“Baseball is only a game, a game of inches and a lot of luck,” said the great Bob Feller, a Hall of Fame pitcher cited as one of the top flamethrowers in MLB history. This quote came during World War II, as Feller missed three seasons of his prime to participate in it, and 80 years later, it’s fair to wonder if his claim is still valid. Today, we’ll be analyzing the year-to-year correlation of luck for an MLB player, hoping to conclude whether some players are consistently more lucky than others.

To measure luck, we’ll be using the difference in overall statistics versus expected statistics. Going back to 2015, when Statcast was created, we’ll measure the correlation of the difference in the following statistics from one year to the next: batting average versus expected batting average (xBA), slugging percentage versus expected slugging percentage (xSLG), weighted on-base average versus expected weighted on-base average (xwOBA), and earned run average versus expected earned run average (xERA). These expected statistics are based on the quality of contact, while the overall numbers are the actual outcome for that specific player in a given season.

We’ll start with hitters. Since expected statistics are based on exit velocity and launch angle, some players should be naturally gifted at hitting the ball in the right place, or beating out ground balls, right? Well, not according to our results:

Batting average is known to be a more fluky statistic based on luck, so it’s not surprising that only 3.3% of a player’s luck in that statistic is explained by their luck in the previous season. For all three statistics, however, it’s clear that the coefficients of determination are low enough to suggest that luck isn’t sustainable; there will be some outliers, yet in most cases, it’s clear that hitters who rely on external factors could be in for a rude awakening.

Now, one may argue, there have to be pitchers who can manipulate hitters enough to be lucky. In actuality, though, luck is less sustainable for them than it is for a hitter:

With the exception of ERA, the coefficient of determination between the difference in expected statistic and actual outcome from one year to the next is exactly zero. In other words, how lucky a pitcher is in one season has practically zero effect on how lucky they are in the following season.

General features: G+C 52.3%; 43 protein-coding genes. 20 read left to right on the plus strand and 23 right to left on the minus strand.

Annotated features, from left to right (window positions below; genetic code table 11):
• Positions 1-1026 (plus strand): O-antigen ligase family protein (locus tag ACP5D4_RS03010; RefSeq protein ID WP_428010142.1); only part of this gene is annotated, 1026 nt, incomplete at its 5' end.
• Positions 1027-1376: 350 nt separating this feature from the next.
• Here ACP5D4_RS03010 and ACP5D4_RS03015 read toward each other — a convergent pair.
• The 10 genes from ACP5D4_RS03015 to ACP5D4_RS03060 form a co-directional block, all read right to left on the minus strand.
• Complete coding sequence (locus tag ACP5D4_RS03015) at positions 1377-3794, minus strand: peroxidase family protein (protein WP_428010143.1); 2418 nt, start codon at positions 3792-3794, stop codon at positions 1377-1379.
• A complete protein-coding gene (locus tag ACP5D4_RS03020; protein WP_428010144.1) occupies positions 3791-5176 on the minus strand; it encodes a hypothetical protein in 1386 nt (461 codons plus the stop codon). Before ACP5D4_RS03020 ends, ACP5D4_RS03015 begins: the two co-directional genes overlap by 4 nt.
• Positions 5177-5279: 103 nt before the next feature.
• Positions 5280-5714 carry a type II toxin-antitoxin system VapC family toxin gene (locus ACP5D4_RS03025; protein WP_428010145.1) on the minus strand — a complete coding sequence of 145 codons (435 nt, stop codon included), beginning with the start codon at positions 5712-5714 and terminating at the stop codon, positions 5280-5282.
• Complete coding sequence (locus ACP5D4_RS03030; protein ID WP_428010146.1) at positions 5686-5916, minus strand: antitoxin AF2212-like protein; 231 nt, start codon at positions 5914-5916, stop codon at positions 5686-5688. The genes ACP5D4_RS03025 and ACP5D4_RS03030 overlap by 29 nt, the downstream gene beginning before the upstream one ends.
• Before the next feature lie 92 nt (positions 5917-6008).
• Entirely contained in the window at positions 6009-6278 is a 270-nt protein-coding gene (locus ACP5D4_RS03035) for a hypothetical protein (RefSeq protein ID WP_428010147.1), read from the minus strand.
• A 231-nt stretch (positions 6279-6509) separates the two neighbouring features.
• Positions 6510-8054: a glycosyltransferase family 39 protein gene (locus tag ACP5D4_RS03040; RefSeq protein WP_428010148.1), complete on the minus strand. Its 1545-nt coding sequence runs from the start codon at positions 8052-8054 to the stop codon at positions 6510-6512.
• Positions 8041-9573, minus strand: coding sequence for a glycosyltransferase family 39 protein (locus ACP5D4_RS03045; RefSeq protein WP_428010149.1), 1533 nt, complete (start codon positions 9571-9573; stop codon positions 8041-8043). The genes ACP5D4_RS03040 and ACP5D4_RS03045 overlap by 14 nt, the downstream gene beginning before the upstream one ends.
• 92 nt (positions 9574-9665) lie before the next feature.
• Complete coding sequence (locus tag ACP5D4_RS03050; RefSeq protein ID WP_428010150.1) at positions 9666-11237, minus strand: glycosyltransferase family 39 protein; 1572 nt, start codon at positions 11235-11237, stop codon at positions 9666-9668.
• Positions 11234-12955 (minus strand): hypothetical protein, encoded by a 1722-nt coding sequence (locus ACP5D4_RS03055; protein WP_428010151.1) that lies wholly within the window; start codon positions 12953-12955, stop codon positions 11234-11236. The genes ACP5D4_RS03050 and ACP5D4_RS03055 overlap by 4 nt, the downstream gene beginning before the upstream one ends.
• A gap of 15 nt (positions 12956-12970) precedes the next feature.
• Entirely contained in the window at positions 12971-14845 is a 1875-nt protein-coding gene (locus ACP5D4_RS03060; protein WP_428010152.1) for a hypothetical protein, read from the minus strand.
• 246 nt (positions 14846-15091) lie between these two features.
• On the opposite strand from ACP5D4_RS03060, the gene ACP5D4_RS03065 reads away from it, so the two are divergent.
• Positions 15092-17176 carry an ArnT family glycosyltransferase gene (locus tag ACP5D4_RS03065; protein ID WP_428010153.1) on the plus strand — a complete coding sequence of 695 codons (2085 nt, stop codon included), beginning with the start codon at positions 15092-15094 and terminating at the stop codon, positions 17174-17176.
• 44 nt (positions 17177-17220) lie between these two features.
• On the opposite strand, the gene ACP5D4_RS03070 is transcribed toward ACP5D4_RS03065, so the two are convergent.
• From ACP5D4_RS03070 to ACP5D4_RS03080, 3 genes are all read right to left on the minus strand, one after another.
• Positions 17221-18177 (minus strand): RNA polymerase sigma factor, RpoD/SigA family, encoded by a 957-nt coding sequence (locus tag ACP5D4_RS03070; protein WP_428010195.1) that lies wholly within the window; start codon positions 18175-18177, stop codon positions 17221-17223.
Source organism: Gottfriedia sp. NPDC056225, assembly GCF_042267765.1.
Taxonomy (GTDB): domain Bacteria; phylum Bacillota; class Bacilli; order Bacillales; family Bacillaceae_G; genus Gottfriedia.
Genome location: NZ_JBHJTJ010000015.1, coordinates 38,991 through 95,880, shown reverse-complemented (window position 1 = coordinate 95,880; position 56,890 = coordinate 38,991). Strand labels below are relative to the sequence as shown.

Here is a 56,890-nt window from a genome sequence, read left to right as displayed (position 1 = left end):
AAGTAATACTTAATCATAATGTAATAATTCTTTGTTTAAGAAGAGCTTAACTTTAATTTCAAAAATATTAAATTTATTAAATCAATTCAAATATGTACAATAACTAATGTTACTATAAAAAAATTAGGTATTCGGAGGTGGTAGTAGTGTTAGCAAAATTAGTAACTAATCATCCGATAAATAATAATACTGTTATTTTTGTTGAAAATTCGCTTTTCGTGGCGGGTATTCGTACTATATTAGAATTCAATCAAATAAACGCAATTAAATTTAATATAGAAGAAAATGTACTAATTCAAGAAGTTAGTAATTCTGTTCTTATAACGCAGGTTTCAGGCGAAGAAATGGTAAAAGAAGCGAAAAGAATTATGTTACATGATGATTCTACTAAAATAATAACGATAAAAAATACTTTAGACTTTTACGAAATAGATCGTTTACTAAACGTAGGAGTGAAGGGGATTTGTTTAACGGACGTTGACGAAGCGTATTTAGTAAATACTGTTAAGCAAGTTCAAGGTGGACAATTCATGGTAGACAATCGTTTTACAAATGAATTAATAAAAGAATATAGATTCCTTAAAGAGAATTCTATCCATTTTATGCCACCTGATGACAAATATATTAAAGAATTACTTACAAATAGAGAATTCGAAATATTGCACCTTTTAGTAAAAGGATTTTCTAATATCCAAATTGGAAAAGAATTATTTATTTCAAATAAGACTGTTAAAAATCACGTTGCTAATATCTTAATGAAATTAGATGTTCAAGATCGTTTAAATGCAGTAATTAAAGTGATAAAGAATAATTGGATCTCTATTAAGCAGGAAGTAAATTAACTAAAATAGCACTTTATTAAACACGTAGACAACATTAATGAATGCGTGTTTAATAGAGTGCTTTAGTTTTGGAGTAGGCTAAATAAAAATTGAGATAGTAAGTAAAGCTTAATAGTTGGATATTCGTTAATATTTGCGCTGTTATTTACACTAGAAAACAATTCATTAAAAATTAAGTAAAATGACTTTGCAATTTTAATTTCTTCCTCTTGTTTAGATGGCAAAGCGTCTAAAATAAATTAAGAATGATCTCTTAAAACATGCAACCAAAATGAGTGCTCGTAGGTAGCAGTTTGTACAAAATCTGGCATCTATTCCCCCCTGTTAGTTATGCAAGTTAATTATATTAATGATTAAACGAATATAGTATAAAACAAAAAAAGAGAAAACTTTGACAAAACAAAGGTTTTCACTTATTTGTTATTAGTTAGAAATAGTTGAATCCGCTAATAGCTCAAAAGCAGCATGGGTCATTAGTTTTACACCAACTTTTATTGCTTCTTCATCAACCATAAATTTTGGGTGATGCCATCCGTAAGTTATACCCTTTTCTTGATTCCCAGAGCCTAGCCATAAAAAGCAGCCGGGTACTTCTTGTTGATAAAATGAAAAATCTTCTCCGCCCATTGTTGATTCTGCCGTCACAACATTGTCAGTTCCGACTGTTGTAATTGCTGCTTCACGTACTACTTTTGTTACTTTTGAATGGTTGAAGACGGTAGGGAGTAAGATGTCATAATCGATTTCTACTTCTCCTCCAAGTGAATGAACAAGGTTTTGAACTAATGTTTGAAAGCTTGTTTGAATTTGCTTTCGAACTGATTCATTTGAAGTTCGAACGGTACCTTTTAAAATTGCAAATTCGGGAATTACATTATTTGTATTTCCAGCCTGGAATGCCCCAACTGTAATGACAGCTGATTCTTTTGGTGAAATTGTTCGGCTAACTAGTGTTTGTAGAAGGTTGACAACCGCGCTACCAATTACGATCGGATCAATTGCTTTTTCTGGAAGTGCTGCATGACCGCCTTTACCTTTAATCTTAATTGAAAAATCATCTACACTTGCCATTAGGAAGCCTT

So, what should we take away from this information? For hitters, there are definitely some players that are consistently lucky or unlucky, which makes sense. Sprint speed and the use of defensive shifts can certainly affect if a player gets a hit or not, and in the end, those two confounding variables aren’t usually going to change from one year to the next. For your normal hitter, however, teams shouldn’t expect a player who benefitted from a lot of luck to be as successful the following year, especially those who rely on batting average. This could be bad news for players like Fernando Tatis Jr., Tim Anderson, Keston Hiura, Kris Bryant, and Luis Arraez, who each vastly overachieved their expected batting average. Meanwhile, with there being no relationship between a pitcher’s luck from one year to the next, their ability to strike hitters out should theoretically be even more important, especially since we’ve already found that strikeouts are four-times more predictive of success than walks. Therefore, pitchers who struck hitters out and didn’t see ideal results last season, such as Mitch Keller, Corbin Burnes, and Matthew Boyd should naturally post better numbers than they did last season, while the opposite is true for Zach Plesac, Yonny Chirinos, and Jeff Samardzija, who aren’t as proficient in missing bats.

In statistics, the law of averages is defined as “the principle that supposes most future events are likely to balance any past deviation from a presumed average.” This is definitely the case in baseball, and for that reason, judging players by their outcome-based statistics, rather than their expected statistics, is not the right approach when projecting their future performance. If one needs examples of this claim being valid, look no further than recent “breakout” players who relied on luck, such as Rockies pitcher Kyle Freeland, Giants pitcher Dereck Rodriguez, and Braves third baseman Johan Camargo, each of whom saw their numbers dramatically decline from 2018 to 2019. Especially in a shortened seasons where fluke seasons can be expected, it’ll be interesting to see if certain front offices are able to take advantage and sell-high/buy-low on players who deal with the extremes of luck.

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